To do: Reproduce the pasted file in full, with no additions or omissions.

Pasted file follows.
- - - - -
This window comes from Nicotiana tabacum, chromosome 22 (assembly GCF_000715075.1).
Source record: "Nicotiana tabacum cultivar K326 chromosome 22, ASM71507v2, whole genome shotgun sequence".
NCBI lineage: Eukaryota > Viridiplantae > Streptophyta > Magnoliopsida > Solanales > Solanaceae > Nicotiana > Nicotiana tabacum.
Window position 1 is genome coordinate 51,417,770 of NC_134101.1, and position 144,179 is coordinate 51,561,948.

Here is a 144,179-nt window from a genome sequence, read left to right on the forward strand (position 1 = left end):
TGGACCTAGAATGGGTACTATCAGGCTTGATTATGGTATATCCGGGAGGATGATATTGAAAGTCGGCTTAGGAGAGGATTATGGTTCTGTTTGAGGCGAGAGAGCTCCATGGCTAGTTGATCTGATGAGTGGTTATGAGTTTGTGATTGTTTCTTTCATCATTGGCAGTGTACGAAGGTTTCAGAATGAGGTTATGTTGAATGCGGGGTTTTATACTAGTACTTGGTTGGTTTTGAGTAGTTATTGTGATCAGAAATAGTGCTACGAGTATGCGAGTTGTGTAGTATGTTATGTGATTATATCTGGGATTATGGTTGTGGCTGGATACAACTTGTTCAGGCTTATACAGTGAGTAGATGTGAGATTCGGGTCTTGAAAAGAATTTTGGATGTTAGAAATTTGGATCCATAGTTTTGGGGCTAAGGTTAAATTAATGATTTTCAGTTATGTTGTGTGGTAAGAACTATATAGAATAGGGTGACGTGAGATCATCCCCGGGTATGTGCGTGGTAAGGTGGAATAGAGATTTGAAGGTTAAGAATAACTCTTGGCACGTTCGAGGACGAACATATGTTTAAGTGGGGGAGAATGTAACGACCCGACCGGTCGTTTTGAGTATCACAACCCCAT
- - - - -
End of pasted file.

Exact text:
This window comes from Nicotiana tabacum, chromosome 22 (assembly GCF_000715075.1).
Source record: "Nicotiana tabacum cultivar K326 chromosome 22, ASM71507v2, whole genome shotgun sequence".
NCBI lineage: Eukaryota > Viridiplantae > Streptophyta > Magnoliopsida > Solanales > Solanaceae > Nicotiana > Nicotiana tabacum.
Window position 1 is genome coordinate 51,417,770 of NC_134101.1, and position 144,179 is coordinate 51,561,948.

Here is a 144,179-nt window from a genome sequence, read left to right on the forward strand (position 1 = left end):
TGGACCTAGAATGGGTACTATCAGGCTTGATTATGGTATATCCGGGAGGATGATATTGAAAGTCGGCTTAGGAGAGGATTATGGTTCTGTTTGAGGCGAGAGAGCTCCATGGCTAGTTGATCTGATGAGTGGTTATGAGTTTGTGATTGTTTCTTTCATCATTGGCAGTGTACGAAGGTTTCAGAATGAGGTTATGTTGAATGCGGGGTTTTATACTAGTACTTGGTTGGTTTTGAGTAGTTATTGTGATCAGAAATAGTGCTACGAGTATGCGAGTTGTGTAGTATGTTATGTGATTATATCTGGGATTATGGTTGTGGCTGGATACAACTTGTTCAGGCTTATACAGTGAGTAGATGTGAGATTCGGGTCTTGAAAAGAATTTTGGATGTTAGAAATTTGGATCCATAGTTTTGGGGCTAAGGTTAAATTAATGATTTTCAGTTATGTTGTGTGGTAAGAACTATATAGAATAGGGTGACGTGAGATCATCCCCGGGTATGTGCGTGGTAAGGTGGAATAGAGATTTGAAGGTTAAGAATAACTCTTGGCACGTTCGAGGACGAACATATGTTTAAGTGGGGGAGAATGTAACGACCCGACCGGTCGTTTTGAGTATCACAACCCCAT